From the Washington Post :
From The Times of London :
President Bush said yesterday that he senses a "Third Awakening" of religious devotion in the United States that has coincided with the nation's struggle with international terrorists, a war that he depicted as "a confrontation between good and evil."
Bush told a group of conservative journalists that he notices more open expressions of faith among people he meets during his travels, and he suggested that might signal a broader revival similar to other religious movements in history. Bush noted that some of Abraham Lincoln's strongest supporters were religious people "who saw life in terms of good and evil" and who believed that slavery was evil. Many of his own supporters, he said, see the current conflict in similar terms.
"A lot of people in America see this as a confrontation between good and evil, including me," Bush said during a 1 1/2 -hour Oval Office conversation on cultural changes and a battle with terrorists that he sees lasting decades. "There was a stark change between the culture of the '50s and the '60s -- boom -- and I think there's change happening here," he added. "It seems to me that there's a Third Awakening."
The First Great Awakening refers to a wave of Christian fervor in the American colonies from about 1730 to 1760, while the Second Great Awakening is generally believed to have occurred from 1800 to 1830.
Some scholars and writers have debated for years whether a Third Awakening has been taking place, although some identify other awakenings in U.S. history. Bush aides, including Karl Rove, have read Robert William Fogel's "The Fourth Great Awakening and the Future of Egalitarianism."
Bush has been careful discussing the battle with terrorists in religious terms since he had to apologize for using the word "crusade" in 2001. He often stresses that the war is not against Islam but against those who corrupt it. In his comments yesterday, aides said Bush was not casting the war as a religious struggle but was describing American cultural changes in a time of war.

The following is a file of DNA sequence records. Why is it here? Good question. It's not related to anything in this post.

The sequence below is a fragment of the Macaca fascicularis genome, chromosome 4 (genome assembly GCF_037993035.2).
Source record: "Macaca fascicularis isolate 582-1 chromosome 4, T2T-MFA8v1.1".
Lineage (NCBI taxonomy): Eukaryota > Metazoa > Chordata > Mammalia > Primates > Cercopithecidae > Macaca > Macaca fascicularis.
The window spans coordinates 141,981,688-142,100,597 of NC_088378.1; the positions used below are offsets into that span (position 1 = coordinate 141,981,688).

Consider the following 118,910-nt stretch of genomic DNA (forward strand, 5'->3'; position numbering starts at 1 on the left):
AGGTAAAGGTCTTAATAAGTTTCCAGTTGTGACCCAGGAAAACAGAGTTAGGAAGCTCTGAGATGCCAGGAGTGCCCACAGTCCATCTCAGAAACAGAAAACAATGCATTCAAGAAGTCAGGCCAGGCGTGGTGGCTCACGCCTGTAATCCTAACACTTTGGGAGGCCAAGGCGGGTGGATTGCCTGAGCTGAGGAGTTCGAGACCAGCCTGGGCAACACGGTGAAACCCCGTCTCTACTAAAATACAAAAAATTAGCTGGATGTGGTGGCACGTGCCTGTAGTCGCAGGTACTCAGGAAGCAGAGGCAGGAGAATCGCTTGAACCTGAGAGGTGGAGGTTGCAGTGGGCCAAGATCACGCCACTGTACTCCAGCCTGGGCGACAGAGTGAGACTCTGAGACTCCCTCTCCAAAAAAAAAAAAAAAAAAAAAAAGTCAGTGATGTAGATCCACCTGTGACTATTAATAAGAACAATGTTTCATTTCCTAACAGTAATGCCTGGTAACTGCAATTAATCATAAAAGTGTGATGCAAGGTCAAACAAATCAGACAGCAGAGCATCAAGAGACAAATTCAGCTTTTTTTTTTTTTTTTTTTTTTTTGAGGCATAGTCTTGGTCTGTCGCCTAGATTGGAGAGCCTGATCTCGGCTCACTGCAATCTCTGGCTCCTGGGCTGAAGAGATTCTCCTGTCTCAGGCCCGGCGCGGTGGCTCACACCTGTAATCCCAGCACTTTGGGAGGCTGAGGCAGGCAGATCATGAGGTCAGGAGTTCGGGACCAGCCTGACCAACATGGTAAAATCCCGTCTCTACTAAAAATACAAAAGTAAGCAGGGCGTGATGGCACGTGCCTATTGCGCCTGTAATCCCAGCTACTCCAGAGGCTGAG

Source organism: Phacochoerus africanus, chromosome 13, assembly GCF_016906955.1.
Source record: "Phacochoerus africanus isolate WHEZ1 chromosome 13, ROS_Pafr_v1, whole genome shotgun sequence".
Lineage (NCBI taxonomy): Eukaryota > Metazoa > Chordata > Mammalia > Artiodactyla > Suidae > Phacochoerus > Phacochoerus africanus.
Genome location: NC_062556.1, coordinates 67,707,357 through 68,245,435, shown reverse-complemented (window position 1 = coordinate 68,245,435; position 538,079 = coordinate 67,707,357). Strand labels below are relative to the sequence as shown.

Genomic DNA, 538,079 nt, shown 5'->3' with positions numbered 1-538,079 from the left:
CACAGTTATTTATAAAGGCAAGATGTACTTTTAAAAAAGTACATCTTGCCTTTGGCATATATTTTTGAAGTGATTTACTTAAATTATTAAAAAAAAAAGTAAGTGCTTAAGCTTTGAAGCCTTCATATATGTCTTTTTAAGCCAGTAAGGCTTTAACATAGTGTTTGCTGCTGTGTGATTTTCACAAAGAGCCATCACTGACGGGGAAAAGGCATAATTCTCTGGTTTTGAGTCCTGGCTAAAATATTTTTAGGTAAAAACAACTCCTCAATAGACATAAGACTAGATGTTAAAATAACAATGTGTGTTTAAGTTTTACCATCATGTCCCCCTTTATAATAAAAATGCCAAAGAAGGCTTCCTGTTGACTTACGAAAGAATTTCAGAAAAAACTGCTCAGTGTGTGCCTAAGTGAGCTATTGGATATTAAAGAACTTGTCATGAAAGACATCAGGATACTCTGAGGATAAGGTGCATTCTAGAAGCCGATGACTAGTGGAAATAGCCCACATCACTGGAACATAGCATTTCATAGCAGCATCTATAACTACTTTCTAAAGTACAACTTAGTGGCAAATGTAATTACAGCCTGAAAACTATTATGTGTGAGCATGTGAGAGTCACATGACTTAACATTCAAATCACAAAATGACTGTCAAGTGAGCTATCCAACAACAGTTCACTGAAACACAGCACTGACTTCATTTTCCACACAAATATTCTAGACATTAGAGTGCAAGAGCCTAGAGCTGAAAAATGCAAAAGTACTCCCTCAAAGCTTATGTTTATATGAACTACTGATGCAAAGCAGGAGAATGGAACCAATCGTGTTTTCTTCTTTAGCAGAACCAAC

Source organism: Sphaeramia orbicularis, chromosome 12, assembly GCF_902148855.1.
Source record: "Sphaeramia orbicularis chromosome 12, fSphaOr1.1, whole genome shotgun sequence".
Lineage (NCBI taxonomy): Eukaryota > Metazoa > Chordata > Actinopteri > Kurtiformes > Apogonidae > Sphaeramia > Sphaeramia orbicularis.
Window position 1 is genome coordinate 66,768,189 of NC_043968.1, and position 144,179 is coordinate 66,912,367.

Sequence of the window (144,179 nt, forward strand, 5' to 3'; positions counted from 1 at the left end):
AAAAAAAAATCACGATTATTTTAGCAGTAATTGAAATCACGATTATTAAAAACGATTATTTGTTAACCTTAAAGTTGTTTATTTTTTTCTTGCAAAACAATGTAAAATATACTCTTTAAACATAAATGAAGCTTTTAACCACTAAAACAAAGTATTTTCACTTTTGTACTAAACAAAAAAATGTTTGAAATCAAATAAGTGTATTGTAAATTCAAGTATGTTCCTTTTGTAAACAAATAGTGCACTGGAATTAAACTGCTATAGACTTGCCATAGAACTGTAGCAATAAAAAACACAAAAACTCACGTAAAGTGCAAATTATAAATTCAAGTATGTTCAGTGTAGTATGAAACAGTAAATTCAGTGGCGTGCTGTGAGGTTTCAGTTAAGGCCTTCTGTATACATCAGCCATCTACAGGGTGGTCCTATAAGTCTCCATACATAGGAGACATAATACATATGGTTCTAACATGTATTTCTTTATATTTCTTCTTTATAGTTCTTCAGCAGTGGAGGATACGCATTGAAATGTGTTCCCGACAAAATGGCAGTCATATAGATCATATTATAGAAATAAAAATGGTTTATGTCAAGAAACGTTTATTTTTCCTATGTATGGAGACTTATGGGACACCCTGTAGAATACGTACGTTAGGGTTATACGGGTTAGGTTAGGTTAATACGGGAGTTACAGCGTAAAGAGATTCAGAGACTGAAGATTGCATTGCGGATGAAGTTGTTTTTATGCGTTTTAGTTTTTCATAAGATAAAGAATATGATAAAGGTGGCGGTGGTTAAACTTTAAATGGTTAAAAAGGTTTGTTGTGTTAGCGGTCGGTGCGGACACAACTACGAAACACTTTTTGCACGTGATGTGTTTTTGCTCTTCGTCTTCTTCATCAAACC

"He's drawing a parallel in terms of a resurgence, in dangerous times, of people going back to their religion," said one aide, who spoke on the condition of anonymity because the session was not open to other journalists. "This is not 'God is on our side' or anything like that."
Nine in ten Americans believe in God but how they vote, or regard the Iraq war, depends on the very different views they have about His personality, according to a detailed survey of religion in the US.
It found that Americans hold four different images of God — Authoritarian, Benevolent, Critical or Distant — and these views are far more powerful indicators about their political, social and moral attitudes than any of the traditional categories such as Protestant, Catholic or Evangelical.
The study also suggests that America is more religious than previously thought, with only 5.2 per cent of respondents calling themselves atheist and 91.8 per cent saying that they believed in God.
Researchers found that Americans hold four distinct views, and these “Four Gods” are remarkably accurate diviners of how an American thinks about everything from politics, abortion, taxation and marriage. “You learn more about people’s moral and political behaviour if you know their image of God than almost any other measure,” said Christopher Bader, one of the researchers.
Nearly a third of Americans, 31.4 per cent, believe in an Authoritarian God, angry at earthly sin and willing to inflict divine retribution — including tsunamis and hurricanes.